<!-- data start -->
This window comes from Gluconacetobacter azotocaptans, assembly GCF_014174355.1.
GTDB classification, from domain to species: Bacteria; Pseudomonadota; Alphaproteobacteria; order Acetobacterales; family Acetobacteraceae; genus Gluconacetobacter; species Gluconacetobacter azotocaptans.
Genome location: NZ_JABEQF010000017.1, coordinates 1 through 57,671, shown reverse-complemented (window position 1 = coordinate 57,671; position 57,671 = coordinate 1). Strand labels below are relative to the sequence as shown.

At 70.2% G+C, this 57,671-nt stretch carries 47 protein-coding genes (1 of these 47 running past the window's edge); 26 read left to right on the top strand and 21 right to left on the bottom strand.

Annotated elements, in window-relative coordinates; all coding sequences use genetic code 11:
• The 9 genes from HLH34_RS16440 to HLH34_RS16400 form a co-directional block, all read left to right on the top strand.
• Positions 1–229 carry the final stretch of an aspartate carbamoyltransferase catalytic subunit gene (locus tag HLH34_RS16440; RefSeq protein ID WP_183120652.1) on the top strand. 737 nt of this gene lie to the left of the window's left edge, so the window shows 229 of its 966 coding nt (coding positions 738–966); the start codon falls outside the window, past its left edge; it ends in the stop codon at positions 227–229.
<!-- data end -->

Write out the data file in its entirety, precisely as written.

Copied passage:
This window comes from Gluconacetobacter azotocaptans, assembly GCF_014174355.1.
GTDB classification, from domain to species: Bacteria; Pseudomonadota; Alphaproteobacteria; order Acetobacterales; family Acetobacteraceae; genus Gluconacetobacter; species Gluconacetobacter azotocaptans.
Genome location: NZ_JABEQF010000017.1, coordinates 1 through 57,671, shown reverse-complemented (window position 1 = coordinate 57,671; position 57,671 = coordinate 1). Strand labels below are relative to the sequence as shown.

At 70.2% G+C, this 57,671-nt stretch carries 47 protein-coding genes (1 of these 47 running past the window's edge); 26 read left to right on the top strand and 21 right to left on the bottom strand.

Annotated elements, in window-relative coordinates; all coding sequences use genetic code 11:
• The 9 genes from HLH34_RS16440 to HLH34_RS16400 form a co-directional block, all read left to right on the top strand.
• Positions 1–229 carry the final stretch of an aspartate carbamoyltransferase catalytic subunit gene (locus tag HLH34_RS16440; RefSeq protein ID WP_183120652.1) on the top strand. 737 nt of this gene lie to the left of the window's left edge, so the window shows 229 of its 966 coding nt (coding positions 738–966); the start codon falls outside the window, past its left edge; it ends in the stop codon at positions 227–229.